If you know when to hold ’em and know when to fold ’em, you’re halfway to enjoying today’s food holiday already. November 17 is National Baklava Day!
It’s also National Homemade Bread Day. A tempting holiday to celebrate, especially given the fact that Tara makes a really good beer bread from scratch that I can never seem to get enough of. But baklava is more exotic, and with our food challenge rapidly winding down – seriously, only 44 days left! – we want to take advantage of some of the more unique foods we might not otherwise eat again for a long time. Or ever. So, baklava it is.
This classic Mediterranean dessert is made with layers of phyllo dough, nuts, butter, and sugar, and topped with syrup or honey. Assyrians have been baking similar sweet layered pastries since the 8th century B.C., though the exact origin of baklava itself is in dispute. Even the name itself is a mystery. It may come from the Mongolian root baγla meaning “to tie, wrap up, pile up” while baklağı and baklağu point to possible Turkish roots. Indeed, the oldest known recipe was found in a food and health manual printed in Turkey in 1330. Other claims include a Mesopotamian, Persian, or Byzantine background. This is just one of those foods that we’ll never really know for sure how or why it came about, but we can be thankful for because it’s so stinkin’ good regardless.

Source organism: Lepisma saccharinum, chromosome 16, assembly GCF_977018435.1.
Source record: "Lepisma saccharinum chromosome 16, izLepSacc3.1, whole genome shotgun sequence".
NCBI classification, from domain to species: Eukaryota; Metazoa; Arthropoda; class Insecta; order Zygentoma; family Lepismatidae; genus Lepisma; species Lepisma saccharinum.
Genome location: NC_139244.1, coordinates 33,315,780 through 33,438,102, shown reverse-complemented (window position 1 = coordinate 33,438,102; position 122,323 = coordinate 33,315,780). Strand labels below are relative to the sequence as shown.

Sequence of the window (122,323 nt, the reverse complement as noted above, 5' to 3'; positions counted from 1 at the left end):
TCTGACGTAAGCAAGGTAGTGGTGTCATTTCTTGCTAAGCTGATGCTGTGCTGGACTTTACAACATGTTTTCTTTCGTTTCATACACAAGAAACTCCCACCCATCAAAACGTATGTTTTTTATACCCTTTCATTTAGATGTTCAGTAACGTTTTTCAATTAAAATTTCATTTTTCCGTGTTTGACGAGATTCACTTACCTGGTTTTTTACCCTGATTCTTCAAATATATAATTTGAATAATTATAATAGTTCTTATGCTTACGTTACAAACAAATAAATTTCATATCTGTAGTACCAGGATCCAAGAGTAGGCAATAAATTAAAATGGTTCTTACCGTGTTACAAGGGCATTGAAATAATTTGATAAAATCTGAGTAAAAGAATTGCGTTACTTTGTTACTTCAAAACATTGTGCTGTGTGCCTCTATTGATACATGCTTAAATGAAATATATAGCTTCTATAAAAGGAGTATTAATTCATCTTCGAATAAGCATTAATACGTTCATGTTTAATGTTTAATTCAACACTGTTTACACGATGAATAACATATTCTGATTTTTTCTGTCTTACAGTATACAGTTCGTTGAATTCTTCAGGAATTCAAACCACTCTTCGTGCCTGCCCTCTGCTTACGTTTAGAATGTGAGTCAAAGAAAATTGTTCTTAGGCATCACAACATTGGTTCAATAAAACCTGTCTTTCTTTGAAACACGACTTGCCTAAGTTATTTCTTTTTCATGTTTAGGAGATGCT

I searched for “baklava” and “Portland” on Yelp and got a bunch of good hits. After skimming through the reviews, we settled on a Greek deli called Ozzie’s. Grabbed some gyros for lunch on Saturday, and brought back baklava. It was wonderful – crispy, chewy, and sweet.
- Last Baklava (hicamsbyecams.wordpress.com)
- Baklava draws crowds (toledoblade.com)
- Mmm Mmm…Baklava (feastingwithfriendsblog.com)
- Baklava (natashaseats.wordpress.com)
So you lost me at nuts but I will tell you this; it looks delish.